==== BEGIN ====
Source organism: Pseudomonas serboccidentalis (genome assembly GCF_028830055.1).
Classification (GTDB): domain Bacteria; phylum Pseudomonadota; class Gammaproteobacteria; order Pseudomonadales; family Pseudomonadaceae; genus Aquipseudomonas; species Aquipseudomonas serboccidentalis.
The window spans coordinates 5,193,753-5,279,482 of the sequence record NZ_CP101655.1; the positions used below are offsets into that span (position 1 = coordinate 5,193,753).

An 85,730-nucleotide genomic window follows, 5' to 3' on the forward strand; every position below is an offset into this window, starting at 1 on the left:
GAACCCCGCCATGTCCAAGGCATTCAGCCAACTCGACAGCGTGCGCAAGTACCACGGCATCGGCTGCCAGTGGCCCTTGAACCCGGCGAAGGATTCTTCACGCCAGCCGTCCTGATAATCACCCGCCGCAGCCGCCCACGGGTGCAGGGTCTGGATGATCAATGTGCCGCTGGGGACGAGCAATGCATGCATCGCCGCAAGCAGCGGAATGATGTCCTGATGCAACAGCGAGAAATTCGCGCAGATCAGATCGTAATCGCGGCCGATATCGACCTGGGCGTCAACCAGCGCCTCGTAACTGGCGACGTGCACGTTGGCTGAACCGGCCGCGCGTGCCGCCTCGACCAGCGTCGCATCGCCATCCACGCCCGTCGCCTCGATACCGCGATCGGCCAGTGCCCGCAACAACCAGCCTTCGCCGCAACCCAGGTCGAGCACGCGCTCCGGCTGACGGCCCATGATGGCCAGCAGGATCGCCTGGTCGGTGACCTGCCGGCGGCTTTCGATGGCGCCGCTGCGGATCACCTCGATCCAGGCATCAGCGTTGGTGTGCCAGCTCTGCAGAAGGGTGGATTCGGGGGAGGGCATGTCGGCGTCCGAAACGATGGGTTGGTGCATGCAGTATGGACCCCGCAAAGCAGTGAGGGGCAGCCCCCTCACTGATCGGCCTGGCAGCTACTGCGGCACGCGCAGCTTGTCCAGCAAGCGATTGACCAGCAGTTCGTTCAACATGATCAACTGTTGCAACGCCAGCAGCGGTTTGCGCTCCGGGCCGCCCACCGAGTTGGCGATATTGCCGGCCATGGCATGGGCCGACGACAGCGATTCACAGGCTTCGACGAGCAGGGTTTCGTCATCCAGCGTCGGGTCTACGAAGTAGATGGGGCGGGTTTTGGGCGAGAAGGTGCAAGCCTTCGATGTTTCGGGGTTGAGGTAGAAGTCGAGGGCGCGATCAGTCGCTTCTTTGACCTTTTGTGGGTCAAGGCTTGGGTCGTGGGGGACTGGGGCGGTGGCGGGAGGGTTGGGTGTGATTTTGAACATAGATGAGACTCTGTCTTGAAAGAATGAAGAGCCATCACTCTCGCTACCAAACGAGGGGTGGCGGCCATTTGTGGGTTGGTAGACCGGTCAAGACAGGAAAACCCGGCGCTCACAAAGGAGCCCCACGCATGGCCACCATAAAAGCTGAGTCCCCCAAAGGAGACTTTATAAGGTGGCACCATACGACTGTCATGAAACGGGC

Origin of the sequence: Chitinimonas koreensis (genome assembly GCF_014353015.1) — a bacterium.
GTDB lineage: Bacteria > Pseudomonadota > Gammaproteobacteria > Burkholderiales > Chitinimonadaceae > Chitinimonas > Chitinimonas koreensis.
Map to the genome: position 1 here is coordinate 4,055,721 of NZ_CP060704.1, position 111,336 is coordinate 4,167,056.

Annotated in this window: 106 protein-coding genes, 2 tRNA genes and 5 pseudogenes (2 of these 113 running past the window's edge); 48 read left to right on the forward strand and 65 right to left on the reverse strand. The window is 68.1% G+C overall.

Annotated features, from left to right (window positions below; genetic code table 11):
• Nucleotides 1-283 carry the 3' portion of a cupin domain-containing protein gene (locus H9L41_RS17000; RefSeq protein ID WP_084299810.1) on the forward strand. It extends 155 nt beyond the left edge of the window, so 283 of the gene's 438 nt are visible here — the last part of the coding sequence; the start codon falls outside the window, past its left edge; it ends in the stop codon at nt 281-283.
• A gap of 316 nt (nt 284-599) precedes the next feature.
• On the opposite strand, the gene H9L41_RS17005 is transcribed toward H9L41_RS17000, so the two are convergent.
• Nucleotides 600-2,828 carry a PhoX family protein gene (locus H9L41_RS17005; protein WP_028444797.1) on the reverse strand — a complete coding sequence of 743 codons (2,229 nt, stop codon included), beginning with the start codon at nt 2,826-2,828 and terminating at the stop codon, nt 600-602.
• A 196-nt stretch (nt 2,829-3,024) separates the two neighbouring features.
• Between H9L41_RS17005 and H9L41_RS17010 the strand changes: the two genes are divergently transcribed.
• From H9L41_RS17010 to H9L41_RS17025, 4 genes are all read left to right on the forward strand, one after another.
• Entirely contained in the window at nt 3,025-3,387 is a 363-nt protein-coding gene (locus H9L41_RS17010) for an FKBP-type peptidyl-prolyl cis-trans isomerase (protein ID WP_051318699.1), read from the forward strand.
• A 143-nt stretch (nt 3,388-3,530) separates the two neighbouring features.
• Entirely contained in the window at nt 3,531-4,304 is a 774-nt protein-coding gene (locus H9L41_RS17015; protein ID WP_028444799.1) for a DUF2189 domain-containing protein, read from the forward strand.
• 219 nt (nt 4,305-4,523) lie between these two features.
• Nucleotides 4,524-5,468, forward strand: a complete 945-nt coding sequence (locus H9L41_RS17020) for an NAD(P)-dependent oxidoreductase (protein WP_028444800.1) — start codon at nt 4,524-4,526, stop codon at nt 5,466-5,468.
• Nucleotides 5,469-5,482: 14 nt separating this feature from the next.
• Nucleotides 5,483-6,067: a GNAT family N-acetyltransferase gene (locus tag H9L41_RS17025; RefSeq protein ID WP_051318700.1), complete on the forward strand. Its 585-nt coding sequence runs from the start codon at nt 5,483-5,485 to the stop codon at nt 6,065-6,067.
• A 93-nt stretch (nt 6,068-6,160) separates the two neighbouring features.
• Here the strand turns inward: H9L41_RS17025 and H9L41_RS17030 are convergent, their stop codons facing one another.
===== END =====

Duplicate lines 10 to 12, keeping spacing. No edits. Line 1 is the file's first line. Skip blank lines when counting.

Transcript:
Annotated features, from left to right (window positions below; genetic code table 11):
• Nucleotides 1-283 carry the 3' portion of a cupin domain-containing protein gene (locus H9L41_RS17000; RefSeq protein ID WP_084299810.1) on the forward strand. It extends 155 nt beyond the left edge of the window, so 283 of the gene's 438 nt are visible here — the last part of the coding sequence; the start codon falls outside the window, past its left edge; it ends in the stop codon at nt 281-283.
• A gap of 316 nt (nt 284-599) precedes the next feature.